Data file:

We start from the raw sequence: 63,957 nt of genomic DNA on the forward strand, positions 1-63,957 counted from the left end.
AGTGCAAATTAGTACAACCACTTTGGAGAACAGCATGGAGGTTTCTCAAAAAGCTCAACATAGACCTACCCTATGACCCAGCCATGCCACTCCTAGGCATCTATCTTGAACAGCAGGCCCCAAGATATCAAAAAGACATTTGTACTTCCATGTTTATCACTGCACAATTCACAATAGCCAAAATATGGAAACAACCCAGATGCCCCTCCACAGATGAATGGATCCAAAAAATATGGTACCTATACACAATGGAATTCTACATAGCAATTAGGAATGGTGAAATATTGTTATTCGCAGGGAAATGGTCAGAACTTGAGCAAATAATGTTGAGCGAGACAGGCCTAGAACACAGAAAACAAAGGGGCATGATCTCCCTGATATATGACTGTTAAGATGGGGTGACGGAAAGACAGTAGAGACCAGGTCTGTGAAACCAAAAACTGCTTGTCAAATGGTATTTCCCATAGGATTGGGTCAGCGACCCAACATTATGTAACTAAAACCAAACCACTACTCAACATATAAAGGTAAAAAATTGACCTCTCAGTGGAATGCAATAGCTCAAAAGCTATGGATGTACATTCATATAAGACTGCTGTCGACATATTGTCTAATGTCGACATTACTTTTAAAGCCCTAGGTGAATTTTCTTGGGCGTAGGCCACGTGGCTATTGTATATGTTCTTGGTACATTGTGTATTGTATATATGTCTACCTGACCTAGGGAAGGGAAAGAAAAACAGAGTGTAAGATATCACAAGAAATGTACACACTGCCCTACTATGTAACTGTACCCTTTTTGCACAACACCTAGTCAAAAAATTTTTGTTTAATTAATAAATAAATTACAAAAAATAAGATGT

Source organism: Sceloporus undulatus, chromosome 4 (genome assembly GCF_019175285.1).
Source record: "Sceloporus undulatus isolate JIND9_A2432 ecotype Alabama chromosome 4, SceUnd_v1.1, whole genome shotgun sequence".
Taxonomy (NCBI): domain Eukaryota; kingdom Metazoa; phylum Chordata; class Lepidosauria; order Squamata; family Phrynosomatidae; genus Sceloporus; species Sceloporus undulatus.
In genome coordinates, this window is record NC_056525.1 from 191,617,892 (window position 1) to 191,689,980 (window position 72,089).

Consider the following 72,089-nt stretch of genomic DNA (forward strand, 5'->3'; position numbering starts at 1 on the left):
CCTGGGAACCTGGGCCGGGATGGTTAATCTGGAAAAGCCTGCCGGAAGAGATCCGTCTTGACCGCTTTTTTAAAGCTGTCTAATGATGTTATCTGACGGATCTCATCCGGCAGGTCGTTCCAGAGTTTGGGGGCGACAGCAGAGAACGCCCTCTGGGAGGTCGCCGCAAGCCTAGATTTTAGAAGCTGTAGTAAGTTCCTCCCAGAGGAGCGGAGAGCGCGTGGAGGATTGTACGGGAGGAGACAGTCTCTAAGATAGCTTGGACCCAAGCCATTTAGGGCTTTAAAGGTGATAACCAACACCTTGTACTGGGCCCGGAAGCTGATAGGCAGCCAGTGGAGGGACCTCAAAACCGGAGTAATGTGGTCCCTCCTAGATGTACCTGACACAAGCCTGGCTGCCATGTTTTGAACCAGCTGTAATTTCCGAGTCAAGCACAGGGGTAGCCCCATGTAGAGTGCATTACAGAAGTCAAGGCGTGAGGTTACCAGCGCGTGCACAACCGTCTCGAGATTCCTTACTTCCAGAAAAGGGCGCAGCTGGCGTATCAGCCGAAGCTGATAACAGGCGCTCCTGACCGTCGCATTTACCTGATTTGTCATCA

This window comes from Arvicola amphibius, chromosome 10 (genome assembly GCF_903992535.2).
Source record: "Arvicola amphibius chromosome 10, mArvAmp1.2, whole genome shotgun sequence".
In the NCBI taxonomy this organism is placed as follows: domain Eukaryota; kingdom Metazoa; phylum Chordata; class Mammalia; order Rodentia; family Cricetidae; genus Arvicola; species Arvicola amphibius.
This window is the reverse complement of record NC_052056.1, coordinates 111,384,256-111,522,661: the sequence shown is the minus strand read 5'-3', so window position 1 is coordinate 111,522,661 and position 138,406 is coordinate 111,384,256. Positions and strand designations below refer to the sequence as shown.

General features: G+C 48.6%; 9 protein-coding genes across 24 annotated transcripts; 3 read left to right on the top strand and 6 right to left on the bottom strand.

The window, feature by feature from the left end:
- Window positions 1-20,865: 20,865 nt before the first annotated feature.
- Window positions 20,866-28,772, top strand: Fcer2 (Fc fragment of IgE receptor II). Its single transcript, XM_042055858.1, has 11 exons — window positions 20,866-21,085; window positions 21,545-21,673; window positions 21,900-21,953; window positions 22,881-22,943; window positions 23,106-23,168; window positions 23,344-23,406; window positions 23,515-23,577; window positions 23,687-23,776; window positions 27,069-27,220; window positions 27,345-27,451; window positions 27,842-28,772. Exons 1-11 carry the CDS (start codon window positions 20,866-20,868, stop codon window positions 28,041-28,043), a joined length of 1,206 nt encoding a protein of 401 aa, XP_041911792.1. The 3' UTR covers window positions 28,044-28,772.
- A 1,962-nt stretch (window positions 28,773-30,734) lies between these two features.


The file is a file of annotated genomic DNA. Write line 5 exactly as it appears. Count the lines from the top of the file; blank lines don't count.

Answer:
Taxonomy (NCBI): domain Eukaryota; kingdom Metazoa; phylum Chordata; class Lepidosauria; order Squamata; family Phrynosomatidae; genus Sceloporus; species Sceloporus undulatus.